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Aesop's Fables by  J. H. Stickney





HUSBANDMAN pitched a net in his fields, to take the cranes and wild geese that came daily to feed upon the newly sown corn.

In this net he captured several cranes and geese, and among them, on one occasion, was a Stork. The cranes and geese accepted their lot as one of the chances to which such lives as theirs were subject; but the Stork was in very sad case and pleaded hard for his life.

Among other reasons why he should not be put to death, the Stork urged that he was neither goose nor crane but a poor, harmless Stork, who performed his duty to his parents as well [176] as ever he could, feeding them when they were old, and carrying them, when required, from place to place upon his back.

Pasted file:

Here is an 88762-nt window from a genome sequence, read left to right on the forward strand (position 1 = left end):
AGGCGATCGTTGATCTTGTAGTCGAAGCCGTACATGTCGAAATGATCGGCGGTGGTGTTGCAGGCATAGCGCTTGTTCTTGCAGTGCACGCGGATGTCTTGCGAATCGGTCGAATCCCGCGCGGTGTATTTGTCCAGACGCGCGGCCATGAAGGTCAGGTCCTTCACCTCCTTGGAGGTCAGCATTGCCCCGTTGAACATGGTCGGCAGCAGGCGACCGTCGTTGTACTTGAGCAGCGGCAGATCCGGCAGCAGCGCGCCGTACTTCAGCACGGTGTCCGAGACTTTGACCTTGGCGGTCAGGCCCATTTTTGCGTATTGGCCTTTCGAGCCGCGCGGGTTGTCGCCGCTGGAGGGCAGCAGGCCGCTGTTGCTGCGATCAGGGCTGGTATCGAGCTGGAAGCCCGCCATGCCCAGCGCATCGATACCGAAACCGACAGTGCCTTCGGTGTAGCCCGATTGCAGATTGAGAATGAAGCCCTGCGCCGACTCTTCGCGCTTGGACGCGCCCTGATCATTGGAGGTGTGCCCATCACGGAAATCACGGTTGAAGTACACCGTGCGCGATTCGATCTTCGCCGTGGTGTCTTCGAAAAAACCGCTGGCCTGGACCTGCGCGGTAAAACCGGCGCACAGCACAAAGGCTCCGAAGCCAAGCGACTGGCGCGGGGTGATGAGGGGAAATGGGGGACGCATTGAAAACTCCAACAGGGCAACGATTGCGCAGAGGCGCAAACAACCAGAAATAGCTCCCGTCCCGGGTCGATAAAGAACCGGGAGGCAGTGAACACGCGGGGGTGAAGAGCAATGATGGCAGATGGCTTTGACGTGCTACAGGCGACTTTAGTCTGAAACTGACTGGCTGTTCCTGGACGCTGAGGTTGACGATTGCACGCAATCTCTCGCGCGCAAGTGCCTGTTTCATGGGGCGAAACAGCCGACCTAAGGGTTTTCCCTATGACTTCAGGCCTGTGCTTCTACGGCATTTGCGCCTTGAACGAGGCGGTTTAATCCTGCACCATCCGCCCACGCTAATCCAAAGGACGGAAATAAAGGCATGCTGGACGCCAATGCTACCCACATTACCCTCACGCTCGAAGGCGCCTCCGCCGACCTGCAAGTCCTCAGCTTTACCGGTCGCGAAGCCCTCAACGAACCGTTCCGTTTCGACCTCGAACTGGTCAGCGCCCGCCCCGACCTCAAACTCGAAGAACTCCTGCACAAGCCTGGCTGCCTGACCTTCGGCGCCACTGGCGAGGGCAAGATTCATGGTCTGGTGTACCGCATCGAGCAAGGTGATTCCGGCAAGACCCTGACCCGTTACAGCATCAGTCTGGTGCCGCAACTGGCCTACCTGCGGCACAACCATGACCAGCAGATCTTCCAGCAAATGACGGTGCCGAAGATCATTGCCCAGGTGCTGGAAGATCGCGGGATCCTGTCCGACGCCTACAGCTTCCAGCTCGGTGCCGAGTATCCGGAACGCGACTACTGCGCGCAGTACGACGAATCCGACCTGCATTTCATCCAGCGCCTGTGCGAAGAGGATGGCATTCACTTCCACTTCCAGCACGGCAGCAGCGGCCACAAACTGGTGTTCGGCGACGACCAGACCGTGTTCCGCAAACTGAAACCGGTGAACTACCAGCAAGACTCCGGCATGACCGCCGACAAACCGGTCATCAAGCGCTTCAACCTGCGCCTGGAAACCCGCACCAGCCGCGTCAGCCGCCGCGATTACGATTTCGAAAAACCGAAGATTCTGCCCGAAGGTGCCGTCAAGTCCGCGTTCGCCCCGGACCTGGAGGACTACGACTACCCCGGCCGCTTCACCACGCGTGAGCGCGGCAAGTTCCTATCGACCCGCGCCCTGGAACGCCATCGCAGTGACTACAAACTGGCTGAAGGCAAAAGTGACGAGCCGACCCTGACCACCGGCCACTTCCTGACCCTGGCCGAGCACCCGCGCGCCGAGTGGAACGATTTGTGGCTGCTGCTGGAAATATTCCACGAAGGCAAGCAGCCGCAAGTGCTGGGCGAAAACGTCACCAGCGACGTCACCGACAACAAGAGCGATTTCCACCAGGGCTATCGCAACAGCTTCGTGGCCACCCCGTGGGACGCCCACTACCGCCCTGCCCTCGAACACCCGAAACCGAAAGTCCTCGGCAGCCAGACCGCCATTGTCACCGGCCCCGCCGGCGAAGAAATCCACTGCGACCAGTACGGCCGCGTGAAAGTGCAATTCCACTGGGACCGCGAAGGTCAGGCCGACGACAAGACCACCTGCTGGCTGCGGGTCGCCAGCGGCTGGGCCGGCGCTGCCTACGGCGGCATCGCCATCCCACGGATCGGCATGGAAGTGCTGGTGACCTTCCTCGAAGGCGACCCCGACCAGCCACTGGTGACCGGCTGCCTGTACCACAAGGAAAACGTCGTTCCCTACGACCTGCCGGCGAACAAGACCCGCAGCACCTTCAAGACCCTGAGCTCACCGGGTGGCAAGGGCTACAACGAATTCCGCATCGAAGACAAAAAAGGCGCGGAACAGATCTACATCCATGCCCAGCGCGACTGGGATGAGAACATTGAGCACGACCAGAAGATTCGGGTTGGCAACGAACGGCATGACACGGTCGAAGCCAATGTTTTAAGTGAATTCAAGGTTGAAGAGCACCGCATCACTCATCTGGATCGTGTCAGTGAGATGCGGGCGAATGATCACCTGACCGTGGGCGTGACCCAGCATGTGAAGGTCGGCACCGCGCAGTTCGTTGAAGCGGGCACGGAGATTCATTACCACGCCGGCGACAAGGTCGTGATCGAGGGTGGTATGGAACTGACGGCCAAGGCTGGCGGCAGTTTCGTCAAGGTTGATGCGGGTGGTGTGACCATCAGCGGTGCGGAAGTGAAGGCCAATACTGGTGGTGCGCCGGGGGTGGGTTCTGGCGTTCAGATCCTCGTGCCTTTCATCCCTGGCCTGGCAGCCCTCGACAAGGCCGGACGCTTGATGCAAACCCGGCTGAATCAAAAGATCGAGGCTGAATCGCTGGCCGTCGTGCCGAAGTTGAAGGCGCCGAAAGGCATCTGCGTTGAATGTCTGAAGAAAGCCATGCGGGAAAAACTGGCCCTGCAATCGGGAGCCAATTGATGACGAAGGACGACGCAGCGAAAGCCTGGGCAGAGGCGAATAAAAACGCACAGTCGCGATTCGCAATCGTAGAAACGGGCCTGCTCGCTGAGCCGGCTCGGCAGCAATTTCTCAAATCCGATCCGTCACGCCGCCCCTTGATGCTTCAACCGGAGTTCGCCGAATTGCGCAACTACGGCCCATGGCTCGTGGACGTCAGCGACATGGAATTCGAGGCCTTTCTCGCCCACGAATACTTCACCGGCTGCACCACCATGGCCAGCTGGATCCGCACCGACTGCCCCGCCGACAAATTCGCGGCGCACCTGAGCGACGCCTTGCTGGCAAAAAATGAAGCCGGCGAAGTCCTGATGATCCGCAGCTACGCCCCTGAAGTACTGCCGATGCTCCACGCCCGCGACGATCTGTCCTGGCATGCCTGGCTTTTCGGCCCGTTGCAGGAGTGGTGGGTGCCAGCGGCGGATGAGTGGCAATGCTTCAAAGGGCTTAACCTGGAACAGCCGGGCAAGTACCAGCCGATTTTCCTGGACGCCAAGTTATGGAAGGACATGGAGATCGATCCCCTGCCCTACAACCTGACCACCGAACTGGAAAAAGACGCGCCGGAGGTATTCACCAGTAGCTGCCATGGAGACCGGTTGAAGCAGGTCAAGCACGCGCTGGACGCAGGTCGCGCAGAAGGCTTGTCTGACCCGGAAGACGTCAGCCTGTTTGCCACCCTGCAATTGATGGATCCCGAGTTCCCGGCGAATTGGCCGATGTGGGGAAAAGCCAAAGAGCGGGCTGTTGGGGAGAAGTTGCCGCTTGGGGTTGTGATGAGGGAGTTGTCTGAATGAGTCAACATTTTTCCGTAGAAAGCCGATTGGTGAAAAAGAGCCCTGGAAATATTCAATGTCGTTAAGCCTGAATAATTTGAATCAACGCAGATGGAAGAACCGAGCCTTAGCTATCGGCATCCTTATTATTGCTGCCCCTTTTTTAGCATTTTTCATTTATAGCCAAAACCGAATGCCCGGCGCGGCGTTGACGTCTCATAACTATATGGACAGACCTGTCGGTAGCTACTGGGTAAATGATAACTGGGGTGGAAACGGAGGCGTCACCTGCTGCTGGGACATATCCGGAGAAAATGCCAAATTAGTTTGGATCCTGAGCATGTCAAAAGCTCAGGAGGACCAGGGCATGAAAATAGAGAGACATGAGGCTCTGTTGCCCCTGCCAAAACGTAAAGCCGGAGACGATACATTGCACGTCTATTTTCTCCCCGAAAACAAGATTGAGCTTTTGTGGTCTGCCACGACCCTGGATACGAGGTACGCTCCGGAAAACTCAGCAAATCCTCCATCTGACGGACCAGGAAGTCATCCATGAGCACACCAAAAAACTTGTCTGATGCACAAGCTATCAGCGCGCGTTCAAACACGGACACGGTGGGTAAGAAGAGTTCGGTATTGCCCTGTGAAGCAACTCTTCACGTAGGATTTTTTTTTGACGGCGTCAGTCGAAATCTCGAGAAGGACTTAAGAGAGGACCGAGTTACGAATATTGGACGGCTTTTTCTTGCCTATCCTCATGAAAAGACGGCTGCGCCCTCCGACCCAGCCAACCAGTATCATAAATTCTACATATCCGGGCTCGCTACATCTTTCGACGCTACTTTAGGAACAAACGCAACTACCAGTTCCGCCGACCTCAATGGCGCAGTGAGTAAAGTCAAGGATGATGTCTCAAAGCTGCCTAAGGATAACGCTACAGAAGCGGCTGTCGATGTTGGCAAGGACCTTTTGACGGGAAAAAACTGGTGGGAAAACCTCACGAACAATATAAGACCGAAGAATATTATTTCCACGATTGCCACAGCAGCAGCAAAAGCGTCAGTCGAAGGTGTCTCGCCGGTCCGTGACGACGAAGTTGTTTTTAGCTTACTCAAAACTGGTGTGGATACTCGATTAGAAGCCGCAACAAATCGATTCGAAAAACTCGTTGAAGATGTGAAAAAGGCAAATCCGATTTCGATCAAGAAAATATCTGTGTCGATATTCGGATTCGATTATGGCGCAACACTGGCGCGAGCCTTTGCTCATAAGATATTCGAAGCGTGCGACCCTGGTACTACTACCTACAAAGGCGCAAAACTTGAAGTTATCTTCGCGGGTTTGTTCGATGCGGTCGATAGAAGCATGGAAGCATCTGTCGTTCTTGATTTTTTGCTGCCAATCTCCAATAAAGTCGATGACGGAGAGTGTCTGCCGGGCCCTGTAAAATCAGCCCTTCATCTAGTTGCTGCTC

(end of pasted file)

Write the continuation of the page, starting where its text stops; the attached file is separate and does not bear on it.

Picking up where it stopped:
"All this may be true," replied the Husbandman; "but, as I have taken you in bad company, and in the same crime, you must expect to suffer the same punishment.

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